I learned about leading from: Those NAAFI breaks

Break

NAAFI Break 1941

I vividly recall that many years ago, I was allowed to accompany my father to work.  It was a time when we had a different attitude towards risk assessments, liability, litigation and common sense and after being shown around the vehicle park, I was dropped off with one of the Plant Operators and allowed to climb on, over and generally explore how several JCB’s and other mechanical plant vehicles worked – this included driving them around the car park and so on.  I also clearly remember how at 9.55am, I was told to park the vehicle, turn it off because “It’s NAAFI break at 10am.”  The NAAFI was the Navy, Army, Air Force Institute established in 1921 to provide canteens and recreational support to the Forces and during the Second World War had over 7,000 canteens across the world providing a not for profit service to servicemen and women.  Although it changed over time, it became synonymous amongst other things with the provision of a canteen and tea and cakes and NAAFI became shorthand for all things associated with a tea break.

My instructor and I then strode purposefully to the canteen area and I was handed a mug of tea and invited to sit on one of the many sofas and comfy chairs that were arranged in circles around the room and for the next 30 minutes the room was full of talking, laughter, reminders, catch-ups and tales of what had gone before.

Wind forward some 15 years or so and I joined my Regiment to discover that every day had a NAAFI break programmed.  The Officers would go to their Mess for coffee, the Warrant Officers, Colour Sergeants and Sergeants would go to their Mess for tea and toast, and the remainder of the Battalion would go to their Company clubs or the NAAFI building for whatever took their fancy (a brew or can of pop and something to eat (sweet or otherwise)).  Even if we were on the vehicle park and too far away from the Messes to go, we would down tools, stop work for half an hour and have a brew together whenever the mobile shop (known as the NAAFI wagon) came around.

Everywhere that I have worked since, we have tried to ensure that we have a daily NAAFI break.  When, I was lucky enough to command my Regiment, my Regimental Sergeant Major would come in to the office at about 9.50am and ask me if I was going for coffee.  It was a rather loaded question and his expectation that I should was clear.  We even managed to stop for tea when on operations, including when we were living out of our vehicles in the desert.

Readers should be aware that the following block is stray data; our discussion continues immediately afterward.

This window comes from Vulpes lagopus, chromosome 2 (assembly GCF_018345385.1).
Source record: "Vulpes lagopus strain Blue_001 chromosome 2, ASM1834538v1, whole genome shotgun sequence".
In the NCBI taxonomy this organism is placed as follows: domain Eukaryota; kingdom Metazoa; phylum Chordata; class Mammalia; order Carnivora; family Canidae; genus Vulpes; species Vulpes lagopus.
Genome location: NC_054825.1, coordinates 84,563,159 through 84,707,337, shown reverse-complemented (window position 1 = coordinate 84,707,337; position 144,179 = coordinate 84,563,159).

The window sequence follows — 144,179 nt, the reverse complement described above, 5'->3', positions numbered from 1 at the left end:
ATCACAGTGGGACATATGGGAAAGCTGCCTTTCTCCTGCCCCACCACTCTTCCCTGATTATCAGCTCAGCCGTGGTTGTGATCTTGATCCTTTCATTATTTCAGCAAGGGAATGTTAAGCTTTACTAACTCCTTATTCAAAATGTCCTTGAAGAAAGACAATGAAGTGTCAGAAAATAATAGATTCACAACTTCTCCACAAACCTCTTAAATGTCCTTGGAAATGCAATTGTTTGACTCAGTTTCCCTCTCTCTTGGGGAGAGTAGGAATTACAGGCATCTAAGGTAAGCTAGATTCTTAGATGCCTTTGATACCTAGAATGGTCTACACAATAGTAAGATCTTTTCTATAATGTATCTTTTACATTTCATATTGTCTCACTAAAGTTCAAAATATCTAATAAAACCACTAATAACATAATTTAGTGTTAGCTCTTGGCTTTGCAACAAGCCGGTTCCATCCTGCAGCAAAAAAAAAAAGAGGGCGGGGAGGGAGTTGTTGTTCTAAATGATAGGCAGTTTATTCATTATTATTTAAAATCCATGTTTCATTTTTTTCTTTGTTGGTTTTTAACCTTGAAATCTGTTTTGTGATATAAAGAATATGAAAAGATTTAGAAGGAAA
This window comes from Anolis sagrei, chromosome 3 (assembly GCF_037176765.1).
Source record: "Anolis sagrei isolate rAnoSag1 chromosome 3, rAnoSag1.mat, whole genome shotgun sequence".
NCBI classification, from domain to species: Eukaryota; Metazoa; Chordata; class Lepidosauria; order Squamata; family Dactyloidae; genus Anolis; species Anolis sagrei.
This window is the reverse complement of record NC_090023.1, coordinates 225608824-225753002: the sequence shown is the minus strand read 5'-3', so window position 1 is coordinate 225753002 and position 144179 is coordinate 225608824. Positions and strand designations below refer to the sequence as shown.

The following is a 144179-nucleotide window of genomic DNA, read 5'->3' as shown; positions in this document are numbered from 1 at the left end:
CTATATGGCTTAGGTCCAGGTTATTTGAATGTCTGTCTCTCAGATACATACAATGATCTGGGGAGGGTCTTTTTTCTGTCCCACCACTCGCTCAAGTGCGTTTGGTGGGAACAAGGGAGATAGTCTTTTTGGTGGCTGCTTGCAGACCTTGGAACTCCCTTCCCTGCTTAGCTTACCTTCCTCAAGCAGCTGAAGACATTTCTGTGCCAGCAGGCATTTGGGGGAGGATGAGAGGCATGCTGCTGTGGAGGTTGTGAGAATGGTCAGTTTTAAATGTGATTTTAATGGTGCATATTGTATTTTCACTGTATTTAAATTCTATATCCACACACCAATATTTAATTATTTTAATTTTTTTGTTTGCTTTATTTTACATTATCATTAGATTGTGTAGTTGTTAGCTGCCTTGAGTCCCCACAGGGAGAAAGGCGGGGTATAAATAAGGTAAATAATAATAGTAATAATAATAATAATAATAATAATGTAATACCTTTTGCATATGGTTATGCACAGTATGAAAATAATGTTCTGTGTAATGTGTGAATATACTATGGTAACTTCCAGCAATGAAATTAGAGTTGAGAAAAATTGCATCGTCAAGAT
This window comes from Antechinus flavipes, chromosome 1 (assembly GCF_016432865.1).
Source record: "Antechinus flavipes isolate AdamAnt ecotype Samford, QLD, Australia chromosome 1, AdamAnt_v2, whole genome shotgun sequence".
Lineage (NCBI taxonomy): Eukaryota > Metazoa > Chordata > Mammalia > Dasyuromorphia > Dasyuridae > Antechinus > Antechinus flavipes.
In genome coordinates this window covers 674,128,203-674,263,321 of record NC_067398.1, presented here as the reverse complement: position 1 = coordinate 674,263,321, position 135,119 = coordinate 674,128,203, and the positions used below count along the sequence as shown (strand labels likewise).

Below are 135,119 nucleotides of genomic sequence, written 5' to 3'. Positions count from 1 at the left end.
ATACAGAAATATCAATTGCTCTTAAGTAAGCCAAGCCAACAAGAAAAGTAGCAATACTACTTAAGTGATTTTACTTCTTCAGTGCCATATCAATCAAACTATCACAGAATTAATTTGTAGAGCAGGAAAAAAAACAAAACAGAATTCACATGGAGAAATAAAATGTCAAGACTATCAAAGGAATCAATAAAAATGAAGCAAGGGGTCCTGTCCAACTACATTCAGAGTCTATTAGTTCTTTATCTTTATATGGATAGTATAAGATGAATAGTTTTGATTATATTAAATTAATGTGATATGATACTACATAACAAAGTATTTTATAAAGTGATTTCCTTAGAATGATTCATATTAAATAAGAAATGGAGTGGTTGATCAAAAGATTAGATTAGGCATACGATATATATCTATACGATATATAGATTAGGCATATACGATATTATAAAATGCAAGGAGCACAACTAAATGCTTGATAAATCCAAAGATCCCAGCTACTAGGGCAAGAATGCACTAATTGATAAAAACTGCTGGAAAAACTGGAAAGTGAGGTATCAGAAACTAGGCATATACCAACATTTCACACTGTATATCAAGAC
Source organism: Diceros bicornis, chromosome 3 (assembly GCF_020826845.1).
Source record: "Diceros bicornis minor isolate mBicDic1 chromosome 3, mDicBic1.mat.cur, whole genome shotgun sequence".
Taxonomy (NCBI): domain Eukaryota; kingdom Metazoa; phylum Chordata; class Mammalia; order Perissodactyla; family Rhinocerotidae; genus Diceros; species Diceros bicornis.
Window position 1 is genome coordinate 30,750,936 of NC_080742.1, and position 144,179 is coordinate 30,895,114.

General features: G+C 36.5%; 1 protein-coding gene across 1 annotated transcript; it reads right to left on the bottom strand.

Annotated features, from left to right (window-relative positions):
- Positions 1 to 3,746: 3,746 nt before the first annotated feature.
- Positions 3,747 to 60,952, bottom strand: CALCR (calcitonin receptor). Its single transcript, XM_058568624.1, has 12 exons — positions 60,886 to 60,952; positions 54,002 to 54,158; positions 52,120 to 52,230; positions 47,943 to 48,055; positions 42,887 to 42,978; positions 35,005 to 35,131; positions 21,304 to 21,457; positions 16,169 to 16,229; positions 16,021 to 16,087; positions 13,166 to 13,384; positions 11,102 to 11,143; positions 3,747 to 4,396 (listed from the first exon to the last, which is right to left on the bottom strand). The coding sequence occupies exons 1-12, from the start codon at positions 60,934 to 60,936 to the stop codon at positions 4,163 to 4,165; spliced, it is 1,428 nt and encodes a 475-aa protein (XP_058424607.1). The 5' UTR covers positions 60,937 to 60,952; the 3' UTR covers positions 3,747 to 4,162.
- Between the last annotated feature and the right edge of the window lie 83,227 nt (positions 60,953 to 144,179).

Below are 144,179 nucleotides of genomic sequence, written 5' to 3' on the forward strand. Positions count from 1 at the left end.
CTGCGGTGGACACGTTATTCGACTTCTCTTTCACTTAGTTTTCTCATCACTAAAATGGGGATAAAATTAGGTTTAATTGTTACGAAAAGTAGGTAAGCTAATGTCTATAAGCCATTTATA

So, why am I telling you about how many brews I have drunk over my lifetime (and it is a lot)?  Because those NAAFI breaks were a fantastic blend of so many things that Dan Coyle highlights as key to the culture that underpins high performing teams:  it allows “collisions” (defined as serendipitous personal encounters) to take place, it enables back-channel and side channel conversations, it enables high levels of mixing (the senior and junior members of a various departments meet very regularly), people sit in circles, pouring and collecting drinks enable small attentive courtesies, allows for close physical proximity, unstructured agenda free conversations, and so on, and without realising its power, we had institutionalised it.  I genuinely believe that when we have all been “too busy” to give up the 30 – 40 minutes that it takes, we have suffered, we have been less situationally aware, taken longer to do stuff because it has taken e-mails or conferences to address issues, and above all, have been less connected.

teabreakSo, I challenge you, I dare you even!  If only just for a week to see what happens, get your team together for a NAAFI break!  Have regular collision breaks and get the team involved but don’t turn them into agenda led meetings over a coffee, just let them flow, – it’s much more productive and much better for the team than trying to connect by conference call and e-mail alone. I recognise that it can be difficult in these times of remote working, flexible hours and geographically spread teams but all of these excuses and “obstacles” are exactly why we need to do it.

Remember, leaders look after the health of their team, so you are the people who can make it happen.  Do it and you will enjoy profit and smiles. After all, iTS Leadership.

~Author: Tim Sandiford

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